You see, I have no faith in Mr. creamer, in Sealing, further than for simple doses.
"He says he knows Wickersham--your friend," said Mr. creamer, with a sly look at Norman.
Accordingly the four sought the barn, whither Ben and creamer had preceded them on a similar errand.
When Norman Wentworth called at Mr. creamer's office he found the financier in a good humor.
The market had gone well of late, and Mr. creamer's moods were not altogether unlike the mercury.
Mrs. creamer, a large, handsome woman with good shoulders, stood just inside the great drawing-room.
They saw Mrs. creamer run out upon her porch, look wildly around, and then she began to scream for Mabel.
Behind her stood Mr. creamer, looking generally mightily bored.
Bubby did not awake, however, and their return to the creamer cottage was like a triumphal entry.
He looked very low down for a while last Spring--just after that big creamer ball.
1858, "dish for skimming cream," agent noun from cream (v.). As "a pitcher for cream," from 1877.
early 14c., creyme, from Old French cresme (13c., Modern French crème) "chrism, holy oil," blend of Late Latin chrisma "ointment" (from Greek khrisma "unguent;" see chrism) and Late Latin cramum "cream," which is perhaps from Gaulish. Replaced Old English ream. Re-borrowed 19c. from French as creme. Figurative sense of "most excellent element or part" is from 1580s. Cream-cheese is from 1580s.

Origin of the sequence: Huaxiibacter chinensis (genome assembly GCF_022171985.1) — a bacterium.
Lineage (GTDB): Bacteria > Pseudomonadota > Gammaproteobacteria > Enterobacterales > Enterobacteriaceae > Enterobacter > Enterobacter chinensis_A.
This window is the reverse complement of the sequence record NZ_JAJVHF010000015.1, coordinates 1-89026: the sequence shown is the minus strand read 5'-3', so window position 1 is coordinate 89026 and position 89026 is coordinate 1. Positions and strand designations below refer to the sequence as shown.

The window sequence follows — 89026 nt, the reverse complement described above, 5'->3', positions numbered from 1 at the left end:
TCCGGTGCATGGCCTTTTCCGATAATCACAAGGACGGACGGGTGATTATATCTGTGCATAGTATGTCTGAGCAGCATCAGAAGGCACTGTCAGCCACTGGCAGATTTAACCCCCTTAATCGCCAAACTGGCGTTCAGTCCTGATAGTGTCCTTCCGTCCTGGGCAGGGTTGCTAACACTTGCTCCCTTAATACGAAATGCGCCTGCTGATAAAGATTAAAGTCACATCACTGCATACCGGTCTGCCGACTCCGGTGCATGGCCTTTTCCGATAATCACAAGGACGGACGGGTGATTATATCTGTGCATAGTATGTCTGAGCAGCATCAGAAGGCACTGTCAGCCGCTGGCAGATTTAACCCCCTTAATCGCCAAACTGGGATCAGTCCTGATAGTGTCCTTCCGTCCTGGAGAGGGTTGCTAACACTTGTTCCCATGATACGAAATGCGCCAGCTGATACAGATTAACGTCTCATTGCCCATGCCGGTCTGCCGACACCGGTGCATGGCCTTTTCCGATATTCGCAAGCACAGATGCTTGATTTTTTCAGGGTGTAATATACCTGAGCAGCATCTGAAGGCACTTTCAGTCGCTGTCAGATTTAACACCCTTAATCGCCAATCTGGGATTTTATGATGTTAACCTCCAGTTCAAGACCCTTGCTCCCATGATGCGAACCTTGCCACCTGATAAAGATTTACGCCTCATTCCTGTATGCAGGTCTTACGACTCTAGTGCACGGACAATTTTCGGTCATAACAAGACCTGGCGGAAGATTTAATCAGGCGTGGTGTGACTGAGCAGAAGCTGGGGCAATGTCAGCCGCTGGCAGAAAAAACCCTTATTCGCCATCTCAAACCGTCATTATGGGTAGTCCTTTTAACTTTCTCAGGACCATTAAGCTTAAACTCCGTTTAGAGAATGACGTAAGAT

mid-15c., "to foam," from cream (n.). Meaning "to beat, thrash, wreck" is 1929, U.S. colloquial. Related: Creamed; creaming.
The yellowish fatty component of unhomogenized milk that tends to accumulate at the surface.
A pharmaceutical preparation consisting of a semisolid emulsion of either the oil-in-water or the water-in-oil type, ordinarily intended for topical use.
A white person; paddy: He was a ''cream'' in a car full of home boys and bloods from the black projects (1980s+ Black)
[1990s+ Black teenagers; fr cash rules everything around me]